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  1. David Carpenter, Maker Of Glass Eyes

    Ocularists are specialists that mix art and science to create artificial eyes.  The profession has existed since the 5th century and is one we don’t often hear about, yet it is a service for people to create a cosmetic artificial replacement eye that is tremendously important. We’ve featured the work of David Carpenter before here on […]

    Jul 8, 2018 — Read more No Comments
  2. Deep Learning Algorithm for Detection of Diabetic Retinopathy

    A very cool paper was published in JAMA yesterday that is a result of Google Research asking if machine learning and computer vision could improve retinal fundoscopic examinations of patients with diabetic retinopathy.  The outcome of course is increased patient screening for physicians with limited resources.

    Nov 30, 2016 — Read more No Comments
  3. What It Looks Like To Be Colorblind, Part II

    We’ve linked to posts before about what it looks like to people who are colorblind complete with animated gifs, but there is a new resource of gifs from the U.K.’s Clinic Compare that have a more film like quality and include a wider variety of color blindness forms.  We include a number of them below […]

    Sep 12, 2016 — Read more No Comments
  4. Please Touch The Art

    Please Touch The Art is a short film about Andrew Myers, an artist who creates tactile art for the blind and visually impaired.  Andrew got his start producing the art as a surprise for his friend George Wurzel and has continued to work in the medium designed to help the blind and low vision community participate […]

    May 19, 2016 — Read more No Comments
  5. Basic science: Bedrock of progress

      There is an excellent editorial in the 25 March 2016 edition of Science Magazine from Francis Collins et. al. re-stating the NIH position on support for basic science.  This is important for anyone applying to the NIH for grants as well as those reviewing NIH grants as the central question should be: “How much […]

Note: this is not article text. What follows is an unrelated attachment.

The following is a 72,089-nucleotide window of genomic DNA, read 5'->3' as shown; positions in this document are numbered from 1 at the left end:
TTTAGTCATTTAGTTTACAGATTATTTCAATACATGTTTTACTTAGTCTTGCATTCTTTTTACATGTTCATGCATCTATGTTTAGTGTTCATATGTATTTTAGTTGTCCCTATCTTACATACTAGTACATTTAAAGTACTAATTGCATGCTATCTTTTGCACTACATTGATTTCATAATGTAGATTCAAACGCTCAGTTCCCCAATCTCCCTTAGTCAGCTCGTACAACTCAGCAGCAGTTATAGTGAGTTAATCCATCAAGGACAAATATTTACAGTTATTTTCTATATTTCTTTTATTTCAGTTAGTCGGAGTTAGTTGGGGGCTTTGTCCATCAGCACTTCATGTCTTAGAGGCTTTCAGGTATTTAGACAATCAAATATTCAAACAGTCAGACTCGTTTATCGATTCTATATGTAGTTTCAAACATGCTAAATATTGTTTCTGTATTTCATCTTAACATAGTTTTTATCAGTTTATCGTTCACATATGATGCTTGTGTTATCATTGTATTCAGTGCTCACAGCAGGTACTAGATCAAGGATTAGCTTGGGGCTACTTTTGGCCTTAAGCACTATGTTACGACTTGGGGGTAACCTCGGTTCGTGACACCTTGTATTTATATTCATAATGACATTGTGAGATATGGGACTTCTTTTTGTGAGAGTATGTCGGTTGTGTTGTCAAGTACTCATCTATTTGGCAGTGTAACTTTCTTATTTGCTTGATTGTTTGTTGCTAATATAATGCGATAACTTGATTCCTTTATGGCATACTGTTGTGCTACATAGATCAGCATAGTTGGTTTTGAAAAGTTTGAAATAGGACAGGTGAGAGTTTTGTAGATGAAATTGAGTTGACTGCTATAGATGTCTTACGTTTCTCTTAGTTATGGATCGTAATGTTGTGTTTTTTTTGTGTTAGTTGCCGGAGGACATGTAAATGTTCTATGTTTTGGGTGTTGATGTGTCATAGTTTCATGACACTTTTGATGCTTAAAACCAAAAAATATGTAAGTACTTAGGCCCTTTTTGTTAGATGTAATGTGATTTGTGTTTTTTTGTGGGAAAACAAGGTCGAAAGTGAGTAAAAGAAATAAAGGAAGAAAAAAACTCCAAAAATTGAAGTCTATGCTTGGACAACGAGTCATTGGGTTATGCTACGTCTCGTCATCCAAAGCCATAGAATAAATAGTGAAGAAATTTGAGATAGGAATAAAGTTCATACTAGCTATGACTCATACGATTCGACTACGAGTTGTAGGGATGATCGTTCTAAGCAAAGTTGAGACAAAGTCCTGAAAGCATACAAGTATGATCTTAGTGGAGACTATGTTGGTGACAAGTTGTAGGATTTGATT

Mar 28, 2016 — Read more No Comments
  6. Why Do Goat Eyes Look The Way They Do?

    There is a new Explorer special based on an article in the latest issue of National Geographic with Michael Stevens (@tweetsauce), Unlocking The Eyes that is well worth checking out. In the video above, Michael interviews Marty Banks and William Sprague about why many prey animals like goats have the eye anatomy they do. i.e., […]

    Feb 14, 2016 — Read more No Comments
  7. Losing His Sight, This Photographer Chases the Light

    This short video features the art of Steven Erra, a photographer who is losing his vision due to a retinal degenerative disease, yet is generating beautiful work by light painting.  Steven is a member of The Seeing With Photography Collective, a group of sight impaired artists who are making waves in the art world through their imagery […]

    Jan 25, 2016 — Read more No Comments
  8. How Animals And Humans See The World Differently

    There is a short video from National Geographic that is a companion to an article by Ed Yong (@edyong209) in National Geographic here.  The photography is wonderful as is typical of National Geographic and is well worth your time. For a more detailed read on the evolution of vision, be sure to check out this […]

    Jan 24, 2016 — Read more No Comments
  9. Amazing .gifs By Blind Artist, George RedHawk